I have been reading this discussion with interest, because when I first learned that my ancestors had settled first in CT and NY and then in NJ I was very curious as to why they would impose such additional hardship. The baptism issue above is certainly an accurate stating of a specific argument, however, other sources suggest that it is only one example of their discontent, with discontent being too weak a word to describe the events they and their parents had lived through in the 17th century. Virtually every history of NJ, particularly those that emphasize the founding of Newark, seem to begin with a refresher course in English history. In his history of Newark, Atkinson describes the fact that some years before the founding of Newark, James I, King of England (1603-1625) imposed his beliefs in the divine rights of kings in general (and himself in particular) upon the population of England. Probably the most relevant for us are his views on religion. He was antagonistic when dealing with Catholics, but when it came to "Separatists" (i.e., Congregationalists and Presbyterians- our Puritan ancestors) he practically waged war. He tried to insist on worship using his forms and rituals and he vowed that they would either conform or he would "harry them out of the land." In this respect he largely got his way, as our ancestors who fled to Holland would attest. James was barely tolerated by his peers. Lockward states that the King of France said of James, "He was the wisest fool in Christendom." (p. 6)

    James son, Charles I (1600-1649) who succeded him in 1625, was even more of a spendthrift and vehemently opposed to the Puritans as well. He was sympathetic to the Catholics, however, which did not endear him to the Puritan-dominated Parliament. He dissolved Parliament three times, because of his disagreements with them regarding his tremendous financial problems, ruling without one from 1629 to 1640. The continuing financial problems caused him to call a Long Parliament in 1640. Parliament tried to control him by limiting his powers, provoking a Civil War in 1642. Although this war was called the Puritan Revolution, it was really a constitutional conflict over the role of Parliament and the "divine rights" of kings. Charles I was defeated in battle and captured in 1647. While in captivity he was so obnoxious and duplicitous that he was tried and executed (beheaded) in 1649. Oliver Cromwell (1599-1658) refused the crown and was Lord Protector of the Commonwealth. Although he tried to rule through Parliament, he was essentially a dictator, though benevolent in many respects. (Not to be forgotten, however, were his brutal overthrows of Scotland and Ireland.) Cromwell as Lord Protector tended to suppress problems rather than solve them and he was in continual conflict with Puritan politicians were not particularly cooperative with him. The government crumbled with his death, although his son Richard suceeded him as Lord Protector. A military coup overthrew Richard in 1659 and the monarchy was restored in 1660, when Charles II took the throne. Charles II was sympathetic to the Catholics, which made him distrusted by the Puritans, but his opposition to the Puritans was more political than religious.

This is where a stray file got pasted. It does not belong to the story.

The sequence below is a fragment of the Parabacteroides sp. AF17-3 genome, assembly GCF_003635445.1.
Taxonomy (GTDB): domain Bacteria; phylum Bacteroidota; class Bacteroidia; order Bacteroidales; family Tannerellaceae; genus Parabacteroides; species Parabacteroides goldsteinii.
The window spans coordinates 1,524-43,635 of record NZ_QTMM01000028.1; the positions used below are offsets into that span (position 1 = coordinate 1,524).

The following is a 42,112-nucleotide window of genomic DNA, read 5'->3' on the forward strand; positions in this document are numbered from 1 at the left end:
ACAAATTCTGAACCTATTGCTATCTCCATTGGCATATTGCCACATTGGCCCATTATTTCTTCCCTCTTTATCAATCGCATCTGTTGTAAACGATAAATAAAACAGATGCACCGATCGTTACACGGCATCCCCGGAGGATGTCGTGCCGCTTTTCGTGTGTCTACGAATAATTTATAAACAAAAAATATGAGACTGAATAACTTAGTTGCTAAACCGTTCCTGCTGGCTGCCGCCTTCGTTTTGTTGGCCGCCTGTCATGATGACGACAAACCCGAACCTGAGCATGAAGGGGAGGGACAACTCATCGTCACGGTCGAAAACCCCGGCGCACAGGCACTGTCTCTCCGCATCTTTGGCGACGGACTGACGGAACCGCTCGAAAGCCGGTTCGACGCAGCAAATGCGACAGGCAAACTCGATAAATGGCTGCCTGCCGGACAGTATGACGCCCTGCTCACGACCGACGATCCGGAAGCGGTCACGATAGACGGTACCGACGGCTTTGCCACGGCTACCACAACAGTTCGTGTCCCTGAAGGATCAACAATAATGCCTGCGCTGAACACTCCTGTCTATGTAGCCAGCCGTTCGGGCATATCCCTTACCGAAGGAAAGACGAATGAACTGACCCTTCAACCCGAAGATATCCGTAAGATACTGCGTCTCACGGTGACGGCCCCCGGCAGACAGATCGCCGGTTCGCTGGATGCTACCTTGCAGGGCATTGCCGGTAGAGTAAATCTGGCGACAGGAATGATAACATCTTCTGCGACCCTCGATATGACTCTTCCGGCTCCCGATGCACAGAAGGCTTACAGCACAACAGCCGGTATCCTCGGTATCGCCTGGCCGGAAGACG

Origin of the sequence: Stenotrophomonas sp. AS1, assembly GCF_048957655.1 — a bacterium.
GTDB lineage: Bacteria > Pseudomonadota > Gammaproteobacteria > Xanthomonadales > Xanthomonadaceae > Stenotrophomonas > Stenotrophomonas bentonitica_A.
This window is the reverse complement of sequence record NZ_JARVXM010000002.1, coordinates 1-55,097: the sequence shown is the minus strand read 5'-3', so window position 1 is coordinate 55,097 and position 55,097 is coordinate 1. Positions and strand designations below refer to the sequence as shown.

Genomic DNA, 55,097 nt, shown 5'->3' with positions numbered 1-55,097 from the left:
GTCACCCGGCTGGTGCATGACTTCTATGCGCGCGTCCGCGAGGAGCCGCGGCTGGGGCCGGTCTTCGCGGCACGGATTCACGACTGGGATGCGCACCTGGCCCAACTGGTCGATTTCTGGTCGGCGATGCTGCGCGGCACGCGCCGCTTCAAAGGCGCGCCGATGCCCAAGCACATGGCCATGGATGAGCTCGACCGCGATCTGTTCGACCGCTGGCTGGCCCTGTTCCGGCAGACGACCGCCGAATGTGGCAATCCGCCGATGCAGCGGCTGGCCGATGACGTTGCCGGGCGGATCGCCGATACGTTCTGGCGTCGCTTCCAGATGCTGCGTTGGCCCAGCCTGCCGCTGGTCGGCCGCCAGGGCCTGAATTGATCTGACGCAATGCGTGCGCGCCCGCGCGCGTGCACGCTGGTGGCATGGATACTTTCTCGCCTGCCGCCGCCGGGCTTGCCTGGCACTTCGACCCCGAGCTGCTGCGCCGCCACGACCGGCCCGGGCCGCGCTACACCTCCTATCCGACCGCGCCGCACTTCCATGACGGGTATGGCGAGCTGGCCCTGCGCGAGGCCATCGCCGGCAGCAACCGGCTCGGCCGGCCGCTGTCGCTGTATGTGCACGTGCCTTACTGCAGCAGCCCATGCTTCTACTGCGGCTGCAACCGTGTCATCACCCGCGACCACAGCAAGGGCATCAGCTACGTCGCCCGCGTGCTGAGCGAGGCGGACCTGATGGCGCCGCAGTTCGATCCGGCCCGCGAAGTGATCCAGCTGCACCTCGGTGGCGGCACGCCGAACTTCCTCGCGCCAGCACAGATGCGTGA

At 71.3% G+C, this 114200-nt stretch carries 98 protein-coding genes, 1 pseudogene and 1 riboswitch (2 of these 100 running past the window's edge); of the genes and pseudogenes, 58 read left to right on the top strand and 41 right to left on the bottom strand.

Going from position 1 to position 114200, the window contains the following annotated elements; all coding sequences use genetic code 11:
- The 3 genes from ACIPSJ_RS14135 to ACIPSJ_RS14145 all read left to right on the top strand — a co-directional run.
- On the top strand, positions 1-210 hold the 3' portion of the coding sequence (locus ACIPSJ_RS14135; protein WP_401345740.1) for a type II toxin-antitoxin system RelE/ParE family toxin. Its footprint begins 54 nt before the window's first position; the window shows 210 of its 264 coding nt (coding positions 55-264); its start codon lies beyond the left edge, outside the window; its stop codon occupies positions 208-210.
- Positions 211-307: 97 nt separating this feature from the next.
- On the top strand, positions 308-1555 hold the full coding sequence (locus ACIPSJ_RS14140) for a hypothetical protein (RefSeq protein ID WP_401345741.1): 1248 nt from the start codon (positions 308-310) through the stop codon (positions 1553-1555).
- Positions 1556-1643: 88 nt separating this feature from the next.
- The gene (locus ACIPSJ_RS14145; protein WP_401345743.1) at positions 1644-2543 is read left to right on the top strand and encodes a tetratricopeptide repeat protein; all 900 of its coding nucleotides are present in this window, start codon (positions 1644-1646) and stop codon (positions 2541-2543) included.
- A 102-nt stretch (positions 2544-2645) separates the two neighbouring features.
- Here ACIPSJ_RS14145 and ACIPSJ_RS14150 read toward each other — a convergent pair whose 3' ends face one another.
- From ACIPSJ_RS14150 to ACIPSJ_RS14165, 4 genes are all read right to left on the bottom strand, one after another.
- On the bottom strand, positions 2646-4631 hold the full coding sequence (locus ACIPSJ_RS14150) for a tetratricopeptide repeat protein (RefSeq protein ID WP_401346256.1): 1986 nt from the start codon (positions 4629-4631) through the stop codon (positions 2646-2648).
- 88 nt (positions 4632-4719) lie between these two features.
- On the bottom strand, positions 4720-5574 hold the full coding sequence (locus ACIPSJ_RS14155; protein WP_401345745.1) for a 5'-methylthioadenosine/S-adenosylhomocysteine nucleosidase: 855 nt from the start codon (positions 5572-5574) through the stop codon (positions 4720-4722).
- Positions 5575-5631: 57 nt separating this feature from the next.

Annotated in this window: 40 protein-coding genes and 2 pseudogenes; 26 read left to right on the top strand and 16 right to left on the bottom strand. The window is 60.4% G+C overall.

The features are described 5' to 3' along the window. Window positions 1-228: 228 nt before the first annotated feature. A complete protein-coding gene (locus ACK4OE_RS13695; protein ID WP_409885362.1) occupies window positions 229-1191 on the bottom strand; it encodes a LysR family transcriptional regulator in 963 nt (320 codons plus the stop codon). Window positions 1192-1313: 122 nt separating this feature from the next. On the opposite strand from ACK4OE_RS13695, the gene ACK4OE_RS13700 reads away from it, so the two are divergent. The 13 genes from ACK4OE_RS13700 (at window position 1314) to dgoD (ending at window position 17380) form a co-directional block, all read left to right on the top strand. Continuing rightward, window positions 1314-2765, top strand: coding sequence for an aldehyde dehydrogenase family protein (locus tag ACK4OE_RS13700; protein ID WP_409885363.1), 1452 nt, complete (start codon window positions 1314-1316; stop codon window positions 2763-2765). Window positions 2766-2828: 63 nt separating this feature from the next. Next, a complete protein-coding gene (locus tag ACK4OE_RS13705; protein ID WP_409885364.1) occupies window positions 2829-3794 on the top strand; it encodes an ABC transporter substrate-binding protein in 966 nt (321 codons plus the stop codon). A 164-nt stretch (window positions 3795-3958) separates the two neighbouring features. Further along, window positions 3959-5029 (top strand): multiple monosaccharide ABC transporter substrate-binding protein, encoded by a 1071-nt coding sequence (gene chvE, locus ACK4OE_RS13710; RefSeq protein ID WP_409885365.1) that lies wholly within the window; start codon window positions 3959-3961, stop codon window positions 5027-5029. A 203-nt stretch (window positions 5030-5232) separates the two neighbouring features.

Several of our ancestors were either executed or fled as regicides (Axtelle, Harrison and, of course Whalley and Goffe, who were hidden by more of our ancestors in the Colony of New Haven.) The Colony of New Haven included New Haven proper, Branford, Guilford, Stamford and Milford, CT as well as Southampton, Long Island. Connecticut was a colony that was separate from the New Haven Colony. Many of our ancestors were living in Southampton expressly to avoid rule by the CT colony. They had established theocracies in which only members of their Puritan churches had the right to vote or reside in the towns.

    (Although we learned as children that the Pilgrims sought religious freedom by coming to America, they sought to deny it to others.) Extremely harsh laws regarding Quakers and other undesirables were enacted and enforced in the New Haven Colony, which was always more strict than the CT colony. The restoration of the Charles II to the English throne was a defeat to the republican hopes of the Puritans in England. In New Haven and CT, however, it preceded the unification of the two colonies under the royal charter. This was done without their knowledge and in direct opposition to their expressed wishes. While they formally acknowledge Charles II as King, the Colonists were very disturbed at this series of events.

    "Therefore it was that scarcely before the ink was dry, certifying the allegiance of the Colonists to the English King, the leading spirits of the New Haven Colony began to think of looking for some new abiding place, where they would not be ruled in their civil and religious functions contrary to their customs, desires and aspirations. No inconsiderable spur was given to such thoughts by the domineering and arbitrary attitude assumed by the reconciled royal charterists towards the outspoken New Haven unreconciled minority. . . Despite the strong feeling of antipathy, the outgrowth of commercial jealousy, which existed between the English and the Dutch at that period, it appears the first thoughts of the New Haven leaders were directed to the seeking of a more agreeable and liberal haven under the tri-color of Holland, within the borders of the country occupied by the Dutch." (Atkinson, p. 9)